Chemistry

Teaching Science Vocabulary

Hi Science Friends! Does anyone have any interactive or best practices for teaching science vocabulary?

Danielle Ryan
Danielle Ryan
70 Activity Points

I have my high school students (including ESL) create a 5 minute podcast about one Science concept. They are on "All This Science" https://www.spreaker.com/show/all-this-science Cheers, Dr. C (Marshall)

Marsh Carroll
Marsh Carroll
139 Activity Points

My mother - who is also an educator - taught me this valuable lesson regarding teaching vocabulary. It takes 17+ exposures to a word to cement its meaning! I ensure that students are exposed to the word many times in multiple ways (hearing it, seeing it in the textbook and other course materials, writing it in their assignments, etc.). I teach online college science courses - I use bold font for the key vocabulary to further emphasize the term. 

 

https://www.thoughtco.com/vocabulary-reps-4135612 

Emily Faulconer
Faulconer
610 Activity Points

Commenting from the Webinar!

Carili Rubiera
Carili Rubiera
4145 Activity Points

Hello! This is a great resource for acquiring new knowledge about science!

Ayodele Shofoluwe
Ayodele Shofoluwe
425 Activity Points

Vocabulary in science is such an integral part that so many educators leave out. I'd love to see a link helping with on this!

Vivian Del Cid
Vivian Del Cid
3265 Activity Points

Hi Vivian, It's true that teaching vocabulary in science is an integral part of understanding and it should not be left out. There are multiple strategies that can be used to help student acquire. Here are a couple of strategies I use with my high schoolers. For every unit, I decide on ten to twelve words that are essential vocabulary that will be needed for a student to have maximum understanding of the subject matter. I share these words with my resource room teacher prior to the start of the unit so that he or she can help preteach vocabulary to students that are on an individualized education plan (IEP). At the beginning of the year, I have all of my students make a science lab notebook. One of the sections in the back of the notebook is a glossary of the essential vocabulary. At the beginning of every lesson, I introduce one of those terms that best relate to lesson. My students then define that term using the [url=http://www.theteachertoolkit.com/index.php/tool/frayer-model]Frayer method[/url]. An example of one of my student's notebooks can be found [url=https://betterlesson.com/lesson/resource/3173388/essential-vocabulary]here[/url]. One reason I like the Frayer method as a strategy to teach vocabulary is that it allows for multiple ways to use the word. We define it, use it in a sentence, and draw a picture or [url=http://thesciencepenguin.com/2013/12/science-solutions-vocabulary.html]word drawing[/url] representing that word. We can also give an opposite of the word, examples of the word if it is a general term used to describe more specific words, or establish some word play to help students remember a specific concept. This exercise should generally take between three to five minutes. Another method that sometimes proves helpful in addition to the Frayer method is the teaching of [url=http://www.teach-nology.com/worksheets/language_arts/prefix/]Latin and Greek prefixes, root words, and suffixes[/url]. Once students have learned to recognize certain common root words as well as their accompanying suffixes and prefixes, they have a best chance of inferring the meaning of unknown science terms. Here's an [url=http://www.osymigrant.org/ROMBeginningMiddleandEnd.pdf]example[/url] of several common root words, but if you do an simple Internet search you can find more. You can also define your essential vocabulary in terms of root words. The use of concept maps are nice when trying to show relationships between words so that students can understand how the use of multiple essential vocabulary helps explain a concept. The Learning Center has several great resources that discuss the use of concept maps in the science classroom. This is one [url=https://web.stanford.edu/dept/SUSE/SEAL/Reports_Papers/Vanides_CM.pdf]example[/url]. Cloze Reading is another strategy that is best described as fill-in-the-blank. This has been a tried and true strategy used by both foreign language and science instructors alike. It provides students with a list of essential vocabulary and a reading passage to complete. Here is an [url=https://betterlesson.com/community/document/2459299/cloze-ing-in-on-science-pdf]example[/url]. Putting it all Together is an exercise I use as a way to summarizes a lesson and have students reinforce the concept they are learning while using the essential vocabulary. Students are given a writing prompt and several essential vocabulary terms which to use. They complete this exercise in their lab notebooks and turn it in as an exit ticket. I use their responses to gauge their understanding so I know where best to proceed the following day. For example, after a lesson about photosynthesis, I might ask students to explain the main goal of photosynthesis using the following words: oxygen, carbon dioxide, light, water, and plants. Students might respond with something like the following: Plants use light, water, and carbon dioxide to make their own food. Oxygen is produced as a by-product of photosynthesis. However, there are many way to use the words to show understanding. In my opinion, it is best for educators to pull from many of these instructional strategies as using only one or two tends to limited the depth of student understanding and, of course, they should be used in conjunction with other methods of best practices so that teachers aren't just teaching rote memorization skills. How do other teachers tackle vocabulary with their classes?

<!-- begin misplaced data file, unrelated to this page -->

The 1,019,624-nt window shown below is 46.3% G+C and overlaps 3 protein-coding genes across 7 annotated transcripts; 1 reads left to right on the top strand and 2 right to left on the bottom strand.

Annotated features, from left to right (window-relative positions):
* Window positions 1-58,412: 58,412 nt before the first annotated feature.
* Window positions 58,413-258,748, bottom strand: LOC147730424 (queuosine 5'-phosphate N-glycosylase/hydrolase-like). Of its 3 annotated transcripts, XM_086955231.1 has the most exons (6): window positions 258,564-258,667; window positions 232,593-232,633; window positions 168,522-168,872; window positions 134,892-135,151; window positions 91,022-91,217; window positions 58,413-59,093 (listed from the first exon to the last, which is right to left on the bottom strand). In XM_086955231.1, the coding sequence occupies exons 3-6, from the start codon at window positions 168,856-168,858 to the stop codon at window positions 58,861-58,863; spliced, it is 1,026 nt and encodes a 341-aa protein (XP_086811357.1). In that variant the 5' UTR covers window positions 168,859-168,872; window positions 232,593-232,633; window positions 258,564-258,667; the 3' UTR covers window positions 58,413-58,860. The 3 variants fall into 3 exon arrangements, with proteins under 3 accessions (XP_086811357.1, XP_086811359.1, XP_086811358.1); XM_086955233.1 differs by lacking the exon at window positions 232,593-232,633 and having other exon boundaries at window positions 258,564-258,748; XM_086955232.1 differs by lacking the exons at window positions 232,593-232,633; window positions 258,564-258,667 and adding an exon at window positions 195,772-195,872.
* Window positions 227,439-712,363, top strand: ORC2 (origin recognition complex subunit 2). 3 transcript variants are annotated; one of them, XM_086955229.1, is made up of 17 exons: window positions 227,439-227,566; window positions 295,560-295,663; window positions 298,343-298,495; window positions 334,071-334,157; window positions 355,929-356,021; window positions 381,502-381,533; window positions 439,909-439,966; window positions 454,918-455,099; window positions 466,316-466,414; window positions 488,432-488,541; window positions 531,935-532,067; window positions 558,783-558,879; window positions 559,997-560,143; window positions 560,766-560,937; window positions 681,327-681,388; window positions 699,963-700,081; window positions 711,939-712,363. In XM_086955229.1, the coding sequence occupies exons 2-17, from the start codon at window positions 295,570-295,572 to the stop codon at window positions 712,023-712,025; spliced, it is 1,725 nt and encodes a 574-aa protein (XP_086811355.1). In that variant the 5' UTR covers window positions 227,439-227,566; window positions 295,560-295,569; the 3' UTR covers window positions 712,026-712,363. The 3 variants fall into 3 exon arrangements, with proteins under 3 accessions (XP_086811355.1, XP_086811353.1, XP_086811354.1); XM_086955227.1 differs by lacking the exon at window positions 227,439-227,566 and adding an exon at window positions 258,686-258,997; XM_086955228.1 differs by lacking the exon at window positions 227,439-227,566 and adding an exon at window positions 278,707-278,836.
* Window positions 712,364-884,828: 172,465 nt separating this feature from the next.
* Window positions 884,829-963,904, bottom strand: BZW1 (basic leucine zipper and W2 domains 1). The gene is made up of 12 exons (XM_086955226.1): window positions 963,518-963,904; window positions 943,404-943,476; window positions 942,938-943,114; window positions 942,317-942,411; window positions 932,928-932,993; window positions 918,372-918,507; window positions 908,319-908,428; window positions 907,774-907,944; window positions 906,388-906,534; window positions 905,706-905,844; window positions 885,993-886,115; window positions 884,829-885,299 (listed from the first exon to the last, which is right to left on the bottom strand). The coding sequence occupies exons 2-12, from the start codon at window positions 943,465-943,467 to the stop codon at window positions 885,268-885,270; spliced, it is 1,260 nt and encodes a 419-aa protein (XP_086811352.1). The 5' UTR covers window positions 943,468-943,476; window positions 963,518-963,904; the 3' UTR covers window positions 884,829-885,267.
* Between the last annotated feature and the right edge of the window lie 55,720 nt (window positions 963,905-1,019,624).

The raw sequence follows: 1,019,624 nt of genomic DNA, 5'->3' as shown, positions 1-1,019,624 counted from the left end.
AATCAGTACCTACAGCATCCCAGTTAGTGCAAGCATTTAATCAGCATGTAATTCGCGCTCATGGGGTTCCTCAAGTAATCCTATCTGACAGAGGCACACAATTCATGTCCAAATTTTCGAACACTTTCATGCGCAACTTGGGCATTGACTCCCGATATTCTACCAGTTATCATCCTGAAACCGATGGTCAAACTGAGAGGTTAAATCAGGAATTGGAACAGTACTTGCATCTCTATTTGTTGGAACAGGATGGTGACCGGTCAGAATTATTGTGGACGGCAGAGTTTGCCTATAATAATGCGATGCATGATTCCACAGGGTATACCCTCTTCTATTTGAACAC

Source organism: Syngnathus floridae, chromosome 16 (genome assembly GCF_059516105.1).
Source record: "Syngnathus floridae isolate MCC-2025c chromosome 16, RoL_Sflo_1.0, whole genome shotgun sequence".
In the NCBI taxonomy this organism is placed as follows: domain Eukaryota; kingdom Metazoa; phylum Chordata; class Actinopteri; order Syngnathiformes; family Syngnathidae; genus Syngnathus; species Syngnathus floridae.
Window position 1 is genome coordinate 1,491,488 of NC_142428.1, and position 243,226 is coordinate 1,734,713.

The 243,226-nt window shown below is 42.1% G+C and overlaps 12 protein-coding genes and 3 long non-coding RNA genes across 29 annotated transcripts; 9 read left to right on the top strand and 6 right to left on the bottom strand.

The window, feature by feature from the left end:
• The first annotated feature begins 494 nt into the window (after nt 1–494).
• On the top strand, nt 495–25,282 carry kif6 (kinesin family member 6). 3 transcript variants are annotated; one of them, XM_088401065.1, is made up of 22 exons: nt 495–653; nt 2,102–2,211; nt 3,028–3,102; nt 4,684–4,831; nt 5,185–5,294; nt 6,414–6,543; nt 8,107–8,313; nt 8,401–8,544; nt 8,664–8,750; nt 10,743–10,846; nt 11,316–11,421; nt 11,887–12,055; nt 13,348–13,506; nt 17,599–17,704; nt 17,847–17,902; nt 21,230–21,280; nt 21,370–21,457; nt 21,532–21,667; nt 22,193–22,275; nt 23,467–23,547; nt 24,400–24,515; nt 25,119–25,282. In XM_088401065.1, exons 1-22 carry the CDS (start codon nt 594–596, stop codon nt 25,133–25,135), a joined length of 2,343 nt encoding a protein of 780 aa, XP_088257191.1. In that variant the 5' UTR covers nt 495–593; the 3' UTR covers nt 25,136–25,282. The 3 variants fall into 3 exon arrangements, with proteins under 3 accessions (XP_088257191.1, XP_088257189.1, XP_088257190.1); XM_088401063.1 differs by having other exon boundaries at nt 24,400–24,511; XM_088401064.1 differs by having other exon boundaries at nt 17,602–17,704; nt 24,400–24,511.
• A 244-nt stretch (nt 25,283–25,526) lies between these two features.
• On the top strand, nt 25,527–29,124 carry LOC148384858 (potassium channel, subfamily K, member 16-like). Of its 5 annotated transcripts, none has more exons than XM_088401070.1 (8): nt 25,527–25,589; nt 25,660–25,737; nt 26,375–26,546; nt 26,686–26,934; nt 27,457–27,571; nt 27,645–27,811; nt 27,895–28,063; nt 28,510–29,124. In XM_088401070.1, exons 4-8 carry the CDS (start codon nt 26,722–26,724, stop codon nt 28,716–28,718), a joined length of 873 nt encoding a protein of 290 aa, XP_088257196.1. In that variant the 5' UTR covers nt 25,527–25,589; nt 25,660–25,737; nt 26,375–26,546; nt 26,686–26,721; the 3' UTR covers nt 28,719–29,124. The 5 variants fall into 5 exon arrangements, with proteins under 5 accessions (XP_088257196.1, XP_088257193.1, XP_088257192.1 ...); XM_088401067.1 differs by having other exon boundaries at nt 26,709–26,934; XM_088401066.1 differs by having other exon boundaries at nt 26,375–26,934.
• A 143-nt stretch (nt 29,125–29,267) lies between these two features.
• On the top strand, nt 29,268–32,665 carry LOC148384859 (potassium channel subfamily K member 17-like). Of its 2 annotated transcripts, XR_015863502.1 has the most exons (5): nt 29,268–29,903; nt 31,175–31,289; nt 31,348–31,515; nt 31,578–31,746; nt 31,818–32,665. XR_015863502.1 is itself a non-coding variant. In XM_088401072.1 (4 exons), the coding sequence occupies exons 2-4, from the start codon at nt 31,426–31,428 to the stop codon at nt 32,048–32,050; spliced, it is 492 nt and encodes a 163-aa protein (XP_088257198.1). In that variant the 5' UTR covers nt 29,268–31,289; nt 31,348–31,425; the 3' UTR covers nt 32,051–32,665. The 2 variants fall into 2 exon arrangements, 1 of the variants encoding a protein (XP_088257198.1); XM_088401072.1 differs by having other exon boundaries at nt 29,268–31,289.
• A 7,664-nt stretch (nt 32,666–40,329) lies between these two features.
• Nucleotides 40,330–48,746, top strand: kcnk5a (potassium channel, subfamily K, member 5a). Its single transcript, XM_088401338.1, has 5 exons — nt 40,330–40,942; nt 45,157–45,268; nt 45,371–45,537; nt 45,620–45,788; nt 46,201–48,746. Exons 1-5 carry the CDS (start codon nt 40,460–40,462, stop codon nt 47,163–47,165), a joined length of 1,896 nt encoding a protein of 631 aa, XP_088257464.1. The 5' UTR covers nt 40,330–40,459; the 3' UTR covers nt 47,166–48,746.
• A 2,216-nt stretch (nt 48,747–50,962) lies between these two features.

Ruth Lehmann Hutson
Ruth Hutson
58840 Activity Points

Hi Danielle! Recently, I taught my first science lesson and from my own discoveries, the more interactive the better. For example, my class was learning about sound waves. They learned by creating their own sound waves. Students stuck tuning forks in bowls of water and watched the water vibrate. They really enjoyed this. Most students learn by doing an participating. Therefore, I would teach new vocabulary by having the students be apart of the vocabulary.

Anna Snowden
Anna Snowden
220 Activity Points

Hi Danielle! When reading up on it, I found a resource that seems like it might be pretty helpful for introducing new vocabulary, especially for ELL students! The source talks about using multisensory strategies in order to help increase understanding of new science vocabulary. I think incorporating all 5 senses when teaching any subject is important, but especially in science! I think this resource will help you find ways to use touch, taste, sight, smell, and sound in your classroom when teaching new vocal to your students. I hope this helps! http://www.nsta.org/store/product_detail.aspx?id=10.2505/4/sc08_046_04_32

Danielle Pinto
Danielle Pinto
330 Activity Points

Hello - I use quizlet for my students 7-12 for studying for tests.   Quizlet allows the students to set up a free site that they can input their vocabulary words or information and create a variety of study methods.   I have the students create their own quizlets to help imprint the information and also in a format that they will utilize best to study.

Raquel Dugan-Dibble
Raquel Dugan-Dibble
1120 Activity Points

Post Reply

Forum content is subject to the same rules as NSTA List Serves. Rules and disclaimers